The screenwriter for American Sniper, Jason Hall, made a point to bring these issues to the fore when he said, referring to Chief Kyle’s wife and children: “I saw this war on them. I saw a family that had been through his four tours of duty. And everything that he had gone through over there, they went through at home.”

Eastwood also touches on the lasting horrors of Post-Traumatic Stress Disorder (PTSD)–what was once called “shell shock” or “the thousand yard stare.” Although he does not dedicate a tremendous amount of screen time on it, its presence is certainly felt and rightly so.

All that being said, I feel I must address the controversy this film has stirred. There are those in Hollyweird (and I will not justify their words by even mentioning their names) who have called this film “jingoistic,” “propaganda,” and have even gone so far as to label Chris Kyle and his fellow snipers “cowards.” Even rewriting those tags (or hashtags, if you will, as these morons have only had the courage to badmouth the dead through Twitter) makes me feel dirty enough. But I feel it is necessary to bring them up to point out the one simple fact: none of these actors or filmmakers has ever served in the armed forces, nor did they know Chris Kyle or his family. They do not know nor understand what it must have been like for him, his wife, his fellow brother-in-arms, or his friends. American Sniper is a film adaptation of one veteran’s experiences and should be viewed as such.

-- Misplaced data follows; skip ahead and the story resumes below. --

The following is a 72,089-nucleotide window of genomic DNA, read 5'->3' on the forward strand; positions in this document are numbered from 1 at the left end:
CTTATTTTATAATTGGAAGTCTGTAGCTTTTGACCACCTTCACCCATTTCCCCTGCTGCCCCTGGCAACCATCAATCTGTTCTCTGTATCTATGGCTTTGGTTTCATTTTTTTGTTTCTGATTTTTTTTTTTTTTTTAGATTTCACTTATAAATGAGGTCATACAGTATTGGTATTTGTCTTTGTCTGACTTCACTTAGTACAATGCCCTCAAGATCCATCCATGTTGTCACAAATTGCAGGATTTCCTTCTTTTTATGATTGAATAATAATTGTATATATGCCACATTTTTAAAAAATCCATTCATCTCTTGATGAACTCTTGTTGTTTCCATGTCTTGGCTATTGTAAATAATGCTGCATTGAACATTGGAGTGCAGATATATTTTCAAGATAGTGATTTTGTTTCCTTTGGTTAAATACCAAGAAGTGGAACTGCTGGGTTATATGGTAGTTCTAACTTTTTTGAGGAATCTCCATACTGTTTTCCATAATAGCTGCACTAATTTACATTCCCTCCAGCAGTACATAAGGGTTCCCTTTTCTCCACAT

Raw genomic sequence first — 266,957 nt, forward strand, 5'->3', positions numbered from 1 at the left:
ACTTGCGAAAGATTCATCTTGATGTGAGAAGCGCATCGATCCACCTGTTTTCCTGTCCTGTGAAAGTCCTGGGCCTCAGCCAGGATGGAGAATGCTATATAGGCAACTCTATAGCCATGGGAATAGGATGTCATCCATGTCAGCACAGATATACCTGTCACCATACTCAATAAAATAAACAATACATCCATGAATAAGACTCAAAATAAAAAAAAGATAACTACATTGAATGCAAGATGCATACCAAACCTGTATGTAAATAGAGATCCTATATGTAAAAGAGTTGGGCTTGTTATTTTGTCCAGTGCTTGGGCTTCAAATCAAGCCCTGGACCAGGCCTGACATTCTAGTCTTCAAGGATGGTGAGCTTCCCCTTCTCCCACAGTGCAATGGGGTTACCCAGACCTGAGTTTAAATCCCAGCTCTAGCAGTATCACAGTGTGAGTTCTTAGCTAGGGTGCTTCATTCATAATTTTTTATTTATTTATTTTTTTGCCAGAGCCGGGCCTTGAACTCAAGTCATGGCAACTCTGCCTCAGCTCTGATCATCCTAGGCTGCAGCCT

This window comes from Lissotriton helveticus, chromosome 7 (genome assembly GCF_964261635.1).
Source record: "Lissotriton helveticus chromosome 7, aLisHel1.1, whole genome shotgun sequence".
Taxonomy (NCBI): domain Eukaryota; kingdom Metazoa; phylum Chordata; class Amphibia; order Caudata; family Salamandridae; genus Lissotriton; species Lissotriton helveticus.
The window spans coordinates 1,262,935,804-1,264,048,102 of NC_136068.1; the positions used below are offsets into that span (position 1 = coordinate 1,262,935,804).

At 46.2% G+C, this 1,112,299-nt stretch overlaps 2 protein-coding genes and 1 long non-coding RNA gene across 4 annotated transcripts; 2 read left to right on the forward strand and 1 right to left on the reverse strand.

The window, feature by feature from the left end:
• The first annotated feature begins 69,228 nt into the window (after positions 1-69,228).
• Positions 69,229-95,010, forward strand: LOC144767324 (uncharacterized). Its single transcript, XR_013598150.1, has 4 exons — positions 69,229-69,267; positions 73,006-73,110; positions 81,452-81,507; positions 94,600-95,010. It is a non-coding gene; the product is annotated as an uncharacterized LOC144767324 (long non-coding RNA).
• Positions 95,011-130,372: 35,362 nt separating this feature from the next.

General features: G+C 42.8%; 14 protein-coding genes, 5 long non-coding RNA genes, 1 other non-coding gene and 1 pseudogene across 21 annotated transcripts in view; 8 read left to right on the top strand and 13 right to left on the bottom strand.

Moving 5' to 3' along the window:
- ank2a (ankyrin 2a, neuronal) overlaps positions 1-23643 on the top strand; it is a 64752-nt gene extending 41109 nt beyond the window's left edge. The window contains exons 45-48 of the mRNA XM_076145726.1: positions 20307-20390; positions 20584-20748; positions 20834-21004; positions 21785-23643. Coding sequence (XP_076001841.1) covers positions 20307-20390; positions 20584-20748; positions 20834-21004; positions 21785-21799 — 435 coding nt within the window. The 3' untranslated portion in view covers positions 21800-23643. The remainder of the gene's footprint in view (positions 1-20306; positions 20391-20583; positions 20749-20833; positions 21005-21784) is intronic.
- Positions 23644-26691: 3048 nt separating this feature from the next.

Furthermore, to those who think it is some way glorifying war and killing, then I say you obviously haven’t seen the movie. Roughly 150 years ago, Civil War General William Tecumseh Sherman said, “There is many a boy here today who looks on war as all glory, but, boys, it is all Hell.” If one really pays attention, there is nothing in American Sniper that would contradict that. If you start thinking that way, I suggest you ask yourself this: would you willingly, by choice, put yourself through anything shown in that film? And if so, would you do it on the behalf of other people? Think about it, then get back to me. Show me wherein the glory lies.

Yes, some of his fellow soldiers lauded him as being “The Legend” and noted his confirmed kill number as something of which to be proud. I choose to see a man who did what he believed in, in order to save the lives of the men serving around him. At no point in the film does he say, “I wish I could have killed more bad guys.” Instead, he says, “I wish I could have saved more of our guys.”

Regardless of your feelings on the war in the Middle East or war in general, I highly suggest seeing this movie. Yes, it is somewhat graphic. Yes, it will make you break out in a cold sweat at times. But those are crucial things in order to hammer home the fact that war is not pretty, nor is it ever a “good” thing. There are wars and actions in war, however, that are necessary. American Sniper is about a man and his family who understood that all too well. And there are thousands more who have served or are still serving who also understand that.

Screenwriter Jason Hall will back me up: “There are many soldiers like Chris–some of them didn’t come home to book deals and applause–but they all made a great sacrifice. So, I hope that we can see the sacrifice of every soldier out there.”

Ammo Dump rating: 10 out of 10 .300 Winchester Magnum rounds

American Sniper
Rated R
Run time: 132 minutes